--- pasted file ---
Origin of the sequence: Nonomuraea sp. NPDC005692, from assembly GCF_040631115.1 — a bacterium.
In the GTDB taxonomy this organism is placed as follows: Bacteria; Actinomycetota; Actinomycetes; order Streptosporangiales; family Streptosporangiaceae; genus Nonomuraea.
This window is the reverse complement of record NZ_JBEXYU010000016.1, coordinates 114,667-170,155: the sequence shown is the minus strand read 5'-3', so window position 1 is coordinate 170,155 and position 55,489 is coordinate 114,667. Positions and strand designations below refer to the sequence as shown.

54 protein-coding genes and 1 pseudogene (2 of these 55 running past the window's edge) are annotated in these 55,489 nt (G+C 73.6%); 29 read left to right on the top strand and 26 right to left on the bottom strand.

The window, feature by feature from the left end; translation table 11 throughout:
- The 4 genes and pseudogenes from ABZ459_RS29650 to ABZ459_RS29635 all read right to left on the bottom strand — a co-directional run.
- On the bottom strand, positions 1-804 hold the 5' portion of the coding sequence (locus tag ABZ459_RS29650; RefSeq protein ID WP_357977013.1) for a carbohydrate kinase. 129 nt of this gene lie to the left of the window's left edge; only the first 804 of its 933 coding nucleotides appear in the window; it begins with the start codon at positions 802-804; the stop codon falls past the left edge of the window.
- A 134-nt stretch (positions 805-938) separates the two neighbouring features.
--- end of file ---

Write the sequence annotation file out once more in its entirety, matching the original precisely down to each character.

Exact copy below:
Origin of the sequence: Nonomuraea sp. NPDC005692, from assembly GCF_040631115.1 — a bacterium.
In the GTDB taxonomy this organism is placed as follows: Bacteria; Actinomycetota; Actinomycetes; order Streptosporangiales; family Streptosporangiaceae; genus Nonomuraea.
This window is the reverse complement of record NZ_JBEXYU010000016.1, coordinates 114,667-170,155: the sequence shown is the minus strand read 5'-3', so window position 1 is coordinate 170,155 and position 55,489 is coordinate 114,667. Positions and strand designations below refer to the sequence as shown.

54 protein-coding genes and 1 pseudogene (2 of these 55 running past the window's edge) are annotated in these 55,489 nt (G+C 73.6%); 29 read left to right on the top strand and 26 right to left on the bottom strand.

The window, feature by feature from the left end; translation table 11 throughout:
- The 4 genes and pseudogenes from ABZ459_RS29650 to ABZ459_RS29635 all read right to left on the bottom strand — a co-directional run.
- On the bottom strand, positions 1-804 hold the 5' portion of the coding sequence (locus tag ABZ459_RS29650; RefSeq protein ID WP_357977013.1) for a carbohydrate kinase. 129 nt of this gene lie to the left of the window's left edge; only the first 804 of its 933 coding nucleotides appear in the window; it begins with the start codon at positions 802-804; the stop codon falls past the left edge of the window.
- A 134-nt stretch (positions 805-938) separates the two neighbouring features.